Julie Julie's Comments (member since Jan 04, 2009)


Julie's comments from the All Ears Audiobooks group.

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Jun 28, 2013 09:30AM

12636 Minnie wrote: "Alas, Babylon. Author: Pat Frank. Actor: Will Paton 4 Stars

This book was first published in 1959 and its most notable aspect is its optimism and confidence in the basic goodness of man.
I could ..."

Wow, Minnie! What an amazing review. Sounds like an upbeat book with a good dose of promise and optimism. Your great review has added it to my list!
Jun 27, 2012 06:37AM

12636 Minnie wrote: "The Hunger Games Book 2. I give it 4 Stars

Once again i was riveted. I was somewhat nervous as to how the new Hunger games would come about but the author deftly managed to give a excellent spin o..."

Sounds like you'll be reading Mockingjay soon. Enjoy!
May 26, 2012 05:59PM

12636 Minnie wrote: "The Hunger Games
Author: Suzanne Collins
Narrator: Carolyn McCormick
My rating: 5 stars
I purchased this book in Audio format on my Kindle by accident. I will be listening to it and will let you kn..."

So glad you enjoyed the book - it's one of those rare titles that appeals to people of all ages. I felt the same way about Emma Donoghue's Room. The topic in the book seemed way too sensationalist or voyeuristic. I didn't think I would enjoy it. Maybe because it's told through the eyes of a child, it didn't feel that way at all. I ended up really liking it.
May 18, 2012 02:15PM

12636 Hi Dawn,

Sorry for the late reply - we've been burning the midnight oil getting ready! Yes - same hours, 10 -8, Monday through Saturday. But since I got to meet you at the store on Thursday, you probably already figured that out. Wow - you are an amazing reader, not only in the quantity of books you read, but in the diversity of style. Keep on listening!

Take care,

Julie
May 09, 2012 06:58AM

12636 Minnie wrote: "Frozen Charlotte by Priscilla Masters

My rating 4 0f 5 stars

This was a very very good listen. Of late I have convinced myself that I prefer books read by men. However the actress Patricia Gallim..."


Thanks for sharing Minnie. I love your teaser about the ending - now I just have to give it a shot. I haven't heard of the author or the narrator - something to check out!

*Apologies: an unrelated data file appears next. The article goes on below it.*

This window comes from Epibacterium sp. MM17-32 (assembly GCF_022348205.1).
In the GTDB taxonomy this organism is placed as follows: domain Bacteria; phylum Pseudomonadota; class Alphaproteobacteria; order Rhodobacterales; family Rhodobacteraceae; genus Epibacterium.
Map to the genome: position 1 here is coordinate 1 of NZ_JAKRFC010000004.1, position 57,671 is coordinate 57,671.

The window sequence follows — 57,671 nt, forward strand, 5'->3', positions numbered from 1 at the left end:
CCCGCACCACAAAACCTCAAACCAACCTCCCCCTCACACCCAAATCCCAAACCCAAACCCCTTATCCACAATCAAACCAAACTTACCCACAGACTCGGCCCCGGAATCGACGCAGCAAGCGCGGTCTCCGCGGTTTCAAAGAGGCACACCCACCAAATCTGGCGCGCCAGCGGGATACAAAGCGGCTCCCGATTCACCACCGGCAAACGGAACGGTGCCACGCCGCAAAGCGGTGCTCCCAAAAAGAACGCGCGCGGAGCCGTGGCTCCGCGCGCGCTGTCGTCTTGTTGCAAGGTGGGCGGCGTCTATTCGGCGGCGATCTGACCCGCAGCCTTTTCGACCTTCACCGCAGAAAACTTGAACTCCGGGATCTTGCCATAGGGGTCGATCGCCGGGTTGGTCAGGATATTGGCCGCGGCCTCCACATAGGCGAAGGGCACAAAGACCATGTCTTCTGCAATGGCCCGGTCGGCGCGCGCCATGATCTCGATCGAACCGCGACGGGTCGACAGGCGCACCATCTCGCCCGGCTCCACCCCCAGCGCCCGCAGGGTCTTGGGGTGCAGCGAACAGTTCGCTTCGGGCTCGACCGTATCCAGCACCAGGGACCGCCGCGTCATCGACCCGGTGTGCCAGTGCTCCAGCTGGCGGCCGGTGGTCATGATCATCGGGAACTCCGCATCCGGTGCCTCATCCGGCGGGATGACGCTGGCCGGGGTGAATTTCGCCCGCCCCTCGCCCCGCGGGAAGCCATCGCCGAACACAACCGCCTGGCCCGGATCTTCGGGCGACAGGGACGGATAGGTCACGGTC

Minnie, I just finished listening to Robinson Crusoe (which was surprisingly good!) and I saw that South African author J.M Coetzee had written a book Foe, which is the same story but from a different perspective. Have you read it by any chance?
May 06, 2012 01:11AM

12636 Dawn wrote: "Hi Julie! An audiobook blog sounds wonderful! If you need any help packing up the store after the sale, please let me know. I'm happy to help.
September sounds like a good opening time. Do you kno..."


So glad you like the idea of the blog. We'd love to set it up so that members can post their reviews or comment on other reviews - have some of that great dialog that occurs in the store, but online!

We aren't sure of our exact location within the store. The original plan was that as part of the Kepler's 2020 project, there would be big remodel of the store, but that has been postponed. There is going to be a Future Search conference for Kepler's 'Reinventing the Community Bookstore: Kepler's, the Next Chapter' in July, and the thought is to wait until that is complete before moving everything around in the store. There is a blog that has been started to describe the conference - http://www.keplers2020.com/blog.html. It's very exciting. I'm on the steering committee and we're inviting members from all different parts of the book industry - authors, publishers, booksellers, ebook vendors - it will be amazing to get everyone together to reinvent bookselling and bookstores for the future. That and closing up our El Paseo location is keeping us busy!
May 04, 2012 03:45PM

12636 Hi Dawn,

I'm so glad that you're keeping current with Kepler's. So much going on right now with the Kepler's 2020 program. Praveen Madan is an amazing leader and has many great ideas on Kepler's transformation. Lilly and I really need to add an audiobook blog to their website, but we are currently swamped with the move. We'll send out an announcement when we're up there - it's looking to be the end of August, early September.
May 03, 2012 01:22AM

12636 Hi Mike,

Thanks for the kind words. Looking forward to catching up with you. I hope you're listening to some good books while you are training for your long distance events. And welcome to goodreads!
May 01, 2012 05:38PM

12636 Just love the support from you Coloradians!
Apr 28, 2012 04:45PM

12636 2012 has been a great year for audiobooks for me personally. I have found several that I have given a 5 star rating - pretty rare for me. Here are just a few of my favorites for the year: